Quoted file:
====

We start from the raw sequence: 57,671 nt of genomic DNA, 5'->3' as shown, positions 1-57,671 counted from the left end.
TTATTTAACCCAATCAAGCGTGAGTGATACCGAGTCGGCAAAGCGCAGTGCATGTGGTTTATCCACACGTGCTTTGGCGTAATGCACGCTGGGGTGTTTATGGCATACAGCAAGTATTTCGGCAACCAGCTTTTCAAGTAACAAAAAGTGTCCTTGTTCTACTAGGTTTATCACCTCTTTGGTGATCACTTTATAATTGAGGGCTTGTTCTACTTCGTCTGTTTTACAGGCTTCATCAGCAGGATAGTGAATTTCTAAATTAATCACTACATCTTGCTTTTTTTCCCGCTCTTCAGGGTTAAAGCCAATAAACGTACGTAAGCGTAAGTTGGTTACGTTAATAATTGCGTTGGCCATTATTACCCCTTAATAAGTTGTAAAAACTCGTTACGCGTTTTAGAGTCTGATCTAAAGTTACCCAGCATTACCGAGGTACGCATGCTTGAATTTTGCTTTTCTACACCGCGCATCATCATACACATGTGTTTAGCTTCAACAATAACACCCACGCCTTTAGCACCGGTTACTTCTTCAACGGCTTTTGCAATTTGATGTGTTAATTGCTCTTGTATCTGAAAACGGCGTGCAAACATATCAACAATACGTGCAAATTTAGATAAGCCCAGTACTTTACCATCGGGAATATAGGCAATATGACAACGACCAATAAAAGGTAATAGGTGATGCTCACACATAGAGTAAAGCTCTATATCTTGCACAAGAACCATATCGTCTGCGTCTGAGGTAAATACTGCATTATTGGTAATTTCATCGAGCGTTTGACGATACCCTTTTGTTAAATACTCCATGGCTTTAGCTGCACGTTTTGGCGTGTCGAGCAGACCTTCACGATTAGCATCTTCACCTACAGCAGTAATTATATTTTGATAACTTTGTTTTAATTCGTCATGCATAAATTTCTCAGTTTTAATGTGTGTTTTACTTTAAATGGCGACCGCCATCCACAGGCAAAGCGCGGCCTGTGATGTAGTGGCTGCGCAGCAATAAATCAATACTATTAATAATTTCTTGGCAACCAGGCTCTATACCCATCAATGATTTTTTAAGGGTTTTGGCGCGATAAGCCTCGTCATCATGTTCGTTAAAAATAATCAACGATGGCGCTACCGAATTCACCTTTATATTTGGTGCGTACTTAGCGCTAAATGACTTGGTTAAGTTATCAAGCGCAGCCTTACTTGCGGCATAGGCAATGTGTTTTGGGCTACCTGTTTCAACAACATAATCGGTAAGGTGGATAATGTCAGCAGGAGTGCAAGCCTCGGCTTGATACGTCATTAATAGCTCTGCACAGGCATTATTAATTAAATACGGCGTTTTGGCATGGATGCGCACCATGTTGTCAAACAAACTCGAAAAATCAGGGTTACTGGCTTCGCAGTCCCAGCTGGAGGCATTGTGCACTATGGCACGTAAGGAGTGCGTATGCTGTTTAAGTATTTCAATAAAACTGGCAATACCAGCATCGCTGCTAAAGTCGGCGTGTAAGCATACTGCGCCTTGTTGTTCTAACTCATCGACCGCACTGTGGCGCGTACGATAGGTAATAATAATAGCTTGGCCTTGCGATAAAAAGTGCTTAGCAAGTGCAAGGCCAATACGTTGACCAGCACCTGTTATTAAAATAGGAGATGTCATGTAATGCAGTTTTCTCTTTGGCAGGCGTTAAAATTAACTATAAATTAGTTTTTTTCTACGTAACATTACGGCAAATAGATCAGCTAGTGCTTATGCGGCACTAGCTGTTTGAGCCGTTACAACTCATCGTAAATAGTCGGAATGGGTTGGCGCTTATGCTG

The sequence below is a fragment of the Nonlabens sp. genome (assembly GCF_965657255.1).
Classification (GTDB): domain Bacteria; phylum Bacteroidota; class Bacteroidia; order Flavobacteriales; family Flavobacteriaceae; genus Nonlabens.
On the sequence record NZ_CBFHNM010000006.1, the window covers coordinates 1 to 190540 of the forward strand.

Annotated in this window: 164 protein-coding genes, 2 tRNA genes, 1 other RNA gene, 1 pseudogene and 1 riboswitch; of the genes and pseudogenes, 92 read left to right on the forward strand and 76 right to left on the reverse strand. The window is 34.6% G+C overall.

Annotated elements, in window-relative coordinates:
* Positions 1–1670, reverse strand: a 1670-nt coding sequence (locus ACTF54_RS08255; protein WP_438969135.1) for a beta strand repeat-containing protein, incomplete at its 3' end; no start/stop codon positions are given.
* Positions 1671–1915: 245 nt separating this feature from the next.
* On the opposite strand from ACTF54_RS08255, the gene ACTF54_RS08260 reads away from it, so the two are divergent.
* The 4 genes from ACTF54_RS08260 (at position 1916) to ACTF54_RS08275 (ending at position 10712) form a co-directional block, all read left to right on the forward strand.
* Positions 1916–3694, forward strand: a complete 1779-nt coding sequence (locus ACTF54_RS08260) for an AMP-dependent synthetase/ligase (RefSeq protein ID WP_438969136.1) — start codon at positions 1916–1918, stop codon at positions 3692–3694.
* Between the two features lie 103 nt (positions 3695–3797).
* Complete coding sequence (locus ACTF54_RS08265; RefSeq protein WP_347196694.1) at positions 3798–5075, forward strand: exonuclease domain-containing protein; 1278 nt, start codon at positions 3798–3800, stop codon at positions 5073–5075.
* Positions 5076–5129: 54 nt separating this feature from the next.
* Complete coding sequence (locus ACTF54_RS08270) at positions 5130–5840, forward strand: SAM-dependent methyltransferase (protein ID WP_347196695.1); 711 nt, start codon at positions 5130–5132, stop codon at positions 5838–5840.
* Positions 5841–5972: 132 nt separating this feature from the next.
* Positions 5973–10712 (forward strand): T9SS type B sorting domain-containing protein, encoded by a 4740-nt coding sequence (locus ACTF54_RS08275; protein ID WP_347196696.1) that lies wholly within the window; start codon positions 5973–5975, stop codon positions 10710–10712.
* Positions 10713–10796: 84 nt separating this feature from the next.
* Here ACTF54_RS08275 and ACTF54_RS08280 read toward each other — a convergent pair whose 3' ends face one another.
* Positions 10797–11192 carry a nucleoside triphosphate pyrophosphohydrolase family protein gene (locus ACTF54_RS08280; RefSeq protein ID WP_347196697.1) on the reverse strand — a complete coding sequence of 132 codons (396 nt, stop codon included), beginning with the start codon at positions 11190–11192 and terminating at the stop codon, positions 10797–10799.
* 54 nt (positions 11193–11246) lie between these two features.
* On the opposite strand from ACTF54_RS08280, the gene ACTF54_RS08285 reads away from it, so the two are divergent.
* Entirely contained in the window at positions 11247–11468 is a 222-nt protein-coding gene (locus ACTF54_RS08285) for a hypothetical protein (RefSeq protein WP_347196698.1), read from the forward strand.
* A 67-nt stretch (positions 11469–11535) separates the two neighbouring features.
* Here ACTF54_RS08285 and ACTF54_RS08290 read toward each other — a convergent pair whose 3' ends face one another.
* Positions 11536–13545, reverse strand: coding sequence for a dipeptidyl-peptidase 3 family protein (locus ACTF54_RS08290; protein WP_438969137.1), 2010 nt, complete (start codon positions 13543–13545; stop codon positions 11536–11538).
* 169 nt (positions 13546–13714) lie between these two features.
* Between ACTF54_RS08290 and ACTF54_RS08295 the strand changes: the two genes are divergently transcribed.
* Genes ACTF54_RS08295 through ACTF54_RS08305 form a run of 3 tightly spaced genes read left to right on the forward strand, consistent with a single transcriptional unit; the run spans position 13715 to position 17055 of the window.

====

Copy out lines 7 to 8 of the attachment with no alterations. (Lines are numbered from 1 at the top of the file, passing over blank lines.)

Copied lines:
Annotated elements, in window-relative coordinates:
* Positions 1–1670, reverse strand: a 1670-nt coding sequence (locus ACTF54_RS08255; protein WP_438969135.1) for a beta strand repeat-containing protein, incomplete at its 3' end; no start/stop codon positions are given.